As we reported last month, members of one Pensacola neighborhood are pushing back against a plan by the Emerald Coast Utilities Authority to build a pair of emergency sewage tanks at a long-abandoned site off North Palafox Street. In addition to filing suit against ECUA, neighborhood activists have launched their own effort to inform — and in some cases, misinform — the community.
ECUA officials have made a strong case for why these tanks are needed, and why the site they’ve chosen, next door to the utility’s existing Moreno Street Lift Station, is the most practical, logical, cost-effective place to put them.
But the drama over these tanks has also highlighted ECUA’s shortcomings in the transparency department.
The Moreno Street Lift Station and the site next door are just blocks from the boundaries of a neighborhood association entrenched in NIMBY-ism (NIMBY meaning “Not In My Back Yard”). In just the past few years, members of the neighborhood have spoken out against a radio tower, a cell tower, and a state probation and parole office — none of which are or would have even been located within the neighborhood’s boundaries.
North Hill activists have said that ECUA wasn’t fully transparent about its plans for the North Palafox Street site before board members voted to buy the property last year — and they’ve got a point. While the proposed purchase was publicly noticed, the publicly-available agenda for ECUA’s November 19 meeting didn’t detail the agency’s plans for the property, stating simply, “Authorization to close on purchase of real property- 1750 North Palafox Street, pg. 25.”
There was, however, no page 25 included in the three-page agenda available on ECUA’s website. The page number refers to the background information for each meeting agenda — information which ECUA should, but doesn’t, include in meeting agendas posted to its website. Nor did ECUA notify neighboring property owners or hold a community meeting to discuss their plans for the property — though it’s worth noting that there was no legal requirement that they do either.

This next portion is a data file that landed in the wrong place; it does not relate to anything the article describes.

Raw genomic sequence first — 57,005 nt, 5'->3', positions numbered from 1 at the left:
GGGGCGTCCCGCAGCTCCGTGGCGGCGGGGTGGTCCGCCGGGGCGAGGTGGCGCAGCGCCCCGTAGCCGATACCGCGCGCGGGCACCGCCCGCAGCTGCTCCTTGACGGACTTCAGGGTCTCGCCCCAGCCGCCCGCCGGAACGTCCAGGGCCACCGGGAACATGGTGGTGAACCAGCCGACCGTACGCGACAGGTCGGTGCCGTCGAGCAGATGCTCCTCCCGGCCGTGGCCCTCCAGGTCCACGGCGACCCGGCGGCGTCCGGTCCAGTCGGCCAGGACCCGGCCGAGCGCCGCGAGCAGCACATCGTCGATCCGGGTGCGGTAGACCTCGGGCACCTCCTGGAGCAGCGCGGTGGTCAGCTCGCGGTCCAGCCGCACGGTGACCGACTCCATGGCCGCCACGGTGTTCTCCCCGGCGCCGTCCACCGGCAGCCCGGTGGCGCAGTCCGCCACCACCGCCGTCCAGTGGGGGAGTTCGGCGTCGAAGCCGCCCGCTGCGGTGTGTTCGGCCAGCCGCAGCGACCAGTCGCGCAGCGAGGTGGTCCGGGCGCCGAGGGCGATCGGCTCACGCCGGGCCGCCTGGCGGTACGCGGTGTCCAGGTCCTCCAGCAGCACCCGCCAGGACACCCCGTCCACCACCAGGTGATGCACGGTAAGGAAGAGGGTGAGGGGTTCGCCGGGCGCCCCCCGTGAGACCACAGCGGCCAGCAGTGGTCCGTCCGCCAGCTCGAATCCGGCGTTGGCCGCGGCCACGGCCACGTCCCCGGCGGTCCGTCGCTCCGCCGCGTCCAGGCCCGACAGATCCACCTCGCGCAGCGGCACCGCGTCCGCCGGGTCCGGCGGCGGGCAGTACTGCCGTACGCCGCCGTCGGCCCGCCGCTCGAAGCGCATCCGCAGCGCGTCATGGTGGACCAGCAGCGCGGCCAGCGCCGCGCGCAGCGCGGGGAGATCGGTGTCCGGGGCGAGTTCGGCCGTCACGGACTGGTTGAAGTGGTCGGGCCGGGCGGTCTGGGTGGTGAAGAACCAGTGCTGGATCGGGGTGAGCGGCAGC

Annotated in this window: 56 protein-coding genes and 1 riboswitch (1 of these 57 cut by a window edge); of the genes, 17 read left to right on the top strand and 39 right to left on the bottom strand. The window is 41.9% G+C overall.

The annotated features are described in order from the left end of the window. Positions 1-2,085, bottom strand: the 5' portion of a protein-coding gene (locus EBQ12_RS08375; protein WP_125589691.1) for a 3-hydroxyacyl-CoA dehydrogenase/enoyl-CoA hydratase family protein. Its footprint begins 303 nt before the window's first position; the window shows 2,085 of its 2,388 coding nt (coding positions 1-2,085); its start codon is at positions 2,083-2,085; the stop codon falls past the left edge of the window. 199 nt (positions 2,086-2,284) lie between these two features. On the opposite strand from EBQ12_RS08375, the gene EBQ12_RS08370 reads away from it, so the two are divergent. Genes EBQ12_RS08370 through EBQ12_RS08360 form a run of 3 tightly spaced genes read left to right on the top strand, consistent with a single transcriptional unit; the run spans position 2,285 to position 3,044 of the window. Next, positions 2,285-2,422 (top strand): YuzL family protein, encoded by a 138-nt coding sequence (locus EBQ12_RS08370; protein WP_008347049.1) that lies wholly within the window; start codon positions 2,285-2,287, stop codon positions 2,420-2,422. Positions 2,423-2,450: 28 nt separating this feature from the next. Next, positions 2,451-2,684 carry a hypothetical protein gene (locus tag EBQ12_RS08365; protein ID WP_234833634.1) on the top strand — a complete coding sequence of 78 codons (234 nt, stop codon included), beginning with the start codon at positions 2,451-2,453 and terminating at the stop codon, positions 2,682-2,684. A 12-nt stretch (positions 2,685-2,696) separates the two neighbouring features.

In any case, the purchase of the property was quietly and unanimously approved.
Faced with a neighborhood known for its visceral impulse to oppose projects, it’s easy to understand why ECUA officials might have been tempted to try to move the project forward without tipping off the neighbors. But this is Florida — home of some of the nation’s strongest open meeting and public records laws. This is Pensacola — home of Reubin Askew, one of this state’s finest governors and a crusader for transparency in government. Stealthy government just isn’t an option.
ECUA should include its full packet of background information with each agenda posted to its website. It’s something that other local governments, including the City of Pensacola and Escambia County, have done for many years. While they’re at it, ECUA should also make videos of its past meetings available online. Currently, videos are only made available online for the board’s past two meetings, and that’s just not good enough. Data storage is cheap, and ECUA should again follow the example set by the city and county governments, each of which has video archives dating back several years.
These two trivial changes — each of which ECUA could make quickly and at minimal cost — would go a long way toward providing ratepayers with the open governance they expect and deserve.
Yes, doing so will probably make it easier for the NIMBY crowd to sabotage or delay projects, even projects like this one that provide much-needed infrastructure. But that’s the way it goes. In a democracy, we must debate our ideas in the light of day, with all the facts on the table. Sometimes good ideas will lose. Sometimes bad ideas will win. That’s the price we pay for government in the sunshine — the benefits of which, we hope, outweigh the risks.
Editor’s note: In the interest of full disclosure, ECUA is an advertiser with The Pulse.